- Melt wax in a double boiler. 180 degrees is optimal temperature.
- Fill a balloon with barely lukewarm water. The best size is about a tennis ball size, (which will eventually look like the far left side in the above picture). Try to get as much air out of the balloon as you can before you tie it. The middle one was full of water. The far right one... well, the balloon was goofy and it had a weird shape when I filled it with water. You can try to blow up the balloon to stretch the latex and then fill with water to get a more round shape.
- Slowly dip the balloon in the hot wax, but be careful not to dip above the water level or the balloon may break.
- Repeat this process at least several more times.
- Once I got the thickness I wanted, I placed the balloon in the freezer for a few minutes.
- Take a skewer, pin or toothpick and carefully pop the balloon in the sink. You WILL get wet! It's best to pop the balloon quicker, rather than slower for a couple of reasons: A small, slow hole will squirt water a lot higher and farther than you'll be prepared for, and if the wax stuck to the balloon, it will make your luminary fall apart. Here's another important tip: manipulate the little air bubble to the top in the balloon and pop a hole there. Much quicker, more efficient and you'll get wet. Just sayin...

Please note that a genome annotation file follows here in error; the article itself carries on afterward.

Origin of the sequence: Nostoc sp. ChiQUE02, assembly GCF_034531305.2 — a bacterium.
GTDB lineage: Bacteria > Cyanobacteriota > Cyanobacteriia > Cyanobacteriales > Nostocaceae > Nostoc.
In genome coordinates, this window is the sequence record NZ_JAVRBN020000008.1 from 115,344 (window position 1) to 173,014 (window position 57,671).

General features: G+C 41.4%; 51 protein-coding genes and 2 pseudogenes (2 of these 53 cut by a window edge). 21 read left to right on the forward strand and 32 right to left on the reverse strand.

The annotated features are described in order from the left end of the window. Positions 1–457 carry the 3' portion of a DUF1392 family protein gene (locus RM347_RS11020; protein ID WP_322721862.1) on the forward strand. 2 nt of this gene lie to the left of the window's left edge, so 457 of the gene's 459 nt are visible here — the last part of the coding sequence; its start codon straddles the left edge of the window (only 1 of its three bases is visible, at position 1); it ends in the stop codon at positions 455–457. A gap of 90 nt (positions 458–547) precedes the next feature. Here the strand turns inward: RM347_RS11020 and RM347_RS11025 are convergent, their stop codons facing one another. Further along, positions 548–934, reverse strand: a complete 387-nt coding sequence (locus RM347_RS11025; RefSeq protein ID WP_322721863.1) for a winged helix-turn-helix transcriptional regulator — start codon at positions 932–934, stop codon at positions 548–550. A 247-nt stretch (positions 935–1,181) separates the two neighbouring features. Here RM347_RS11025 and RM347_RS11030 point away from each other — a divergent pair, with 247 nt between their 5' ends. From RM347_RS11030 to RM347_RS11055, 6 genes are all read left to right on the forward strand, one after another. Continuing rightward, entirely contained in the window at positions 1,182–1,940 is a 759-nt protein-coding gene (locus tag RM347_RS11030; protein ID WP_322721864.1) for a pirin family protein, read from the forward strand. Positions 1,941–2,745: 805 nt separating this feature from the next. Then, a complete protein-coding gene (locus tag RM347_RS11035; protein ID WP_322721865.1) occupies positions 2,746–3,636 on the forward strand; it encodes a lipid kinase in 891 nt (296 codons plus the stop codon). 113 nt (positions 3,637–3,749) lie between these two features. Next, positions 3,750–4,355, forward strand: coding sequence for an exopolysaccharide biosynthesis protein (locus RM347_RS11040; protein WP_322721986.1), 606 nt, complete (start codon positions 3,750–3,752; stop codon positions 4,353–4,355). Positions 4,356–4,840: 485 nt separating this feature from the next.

- Now we'll perfect the top. I used a glass pie pan and placed it on a very, very low heat on the stove. Set the top of the luminary on the warm plate until the edges are even.
These luminaries were a pain in my bee-hind to make. I used a 2-pound block of wax, 11 balloons and I only got 3 luminaries in two days.... all for one of the kids to poke a side in and ruin my one and only best luminary (it was my 11th one I made). These babies are super fragile but oh-so-neat. The good thing about this project is that if you screw up, put the wax back in the double boiler and use it again.